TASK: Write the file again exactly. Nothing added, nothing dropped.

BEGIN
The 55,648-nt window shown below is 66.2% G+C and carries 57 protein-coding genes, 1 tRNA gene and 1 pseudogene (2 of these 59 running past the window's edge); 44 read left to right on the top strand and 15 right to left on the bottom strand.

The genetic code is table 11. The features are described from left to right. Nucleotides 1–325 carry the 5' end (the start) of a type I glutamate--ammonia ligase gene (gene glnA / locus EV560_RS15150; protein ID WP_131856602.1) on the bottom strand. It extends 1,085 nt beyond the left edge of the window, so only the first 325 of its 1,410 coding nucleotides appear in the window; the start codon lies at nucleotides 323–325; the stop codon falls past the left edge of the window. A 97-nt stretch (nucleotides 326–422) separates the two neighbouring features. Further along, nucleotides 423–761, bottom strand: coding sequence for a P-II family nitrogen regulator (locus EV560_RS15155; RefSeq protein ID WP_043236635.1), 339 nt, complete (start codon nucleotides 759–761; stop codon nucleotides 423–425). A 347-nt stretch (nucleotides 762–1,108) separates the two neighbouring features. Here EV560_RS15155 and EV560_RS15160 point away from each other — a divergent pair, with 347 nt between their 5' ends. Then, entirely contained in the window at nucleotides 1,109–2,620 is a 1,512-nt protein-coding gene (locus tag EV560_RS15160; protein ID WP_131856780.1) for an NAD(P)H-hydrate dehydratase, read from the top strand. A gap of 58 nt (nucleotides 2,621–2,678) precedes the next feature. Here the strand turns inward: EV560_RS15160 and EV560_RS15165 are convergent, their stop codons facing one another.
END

The 55,648-nt window shown below is 66.2% G+C and carries 57 protein-coding genes, 1 tRNA gene and 1 pseudogene (2 of these 59 running past the window's edge); 44 read left to right on the top strand and 15 right to left on the bottom strand.

The genetic code is table 11. The features are described from left to right. Nucleotides 1–325 carry the 5' end (the start) of a type I glutamate--ammonia ligase gene (gene glnA / locus EV560_RS15150; protein ID WP_131856602.1) on the bottom strand. It extends 1,085 nt beyond the left edge of the window, so only the first 325 of its 1,410 coding nucleotides appear in the window; the start codon lies at nucleotides 323–325; the stop codon falls past the left edge of the window. A 97-nt stretch (nucleotides 326–422) separates the two neighbouring features. Further along, nucleotides 423–761, bottom strand: coding sequence for a P-II family nitrogen regulator (locus EV560_RS15155; RefSeq protein ID WP_043236635.1), 339 nt, complete (start codon nucleotides 759–761; stop codon nucleotides 423–425). A 347-nt stretch (nucleotides 762–1,108) separates the two neighbouring features. Here EV560_RS15155 and EV560_RS15160 point away from each other — a divergent pair, with 347 nt between their 5' ends. Then, entirely contained in the window at nucleotides 1,109–2,620 is a 1,512-nt protein-coding gene (locus tag EV560_RS15160; protein ID WP_131856780.1) for an NAD(P)H-hydrate dehydratase, read from the top strand. A gap of 58 nt (nucleotides 2,621–2,678) precedes the next feature. Here the strand turns inward: EV560_RS15160 and EV560_RS15165 are convergent, their stop codons facing one another.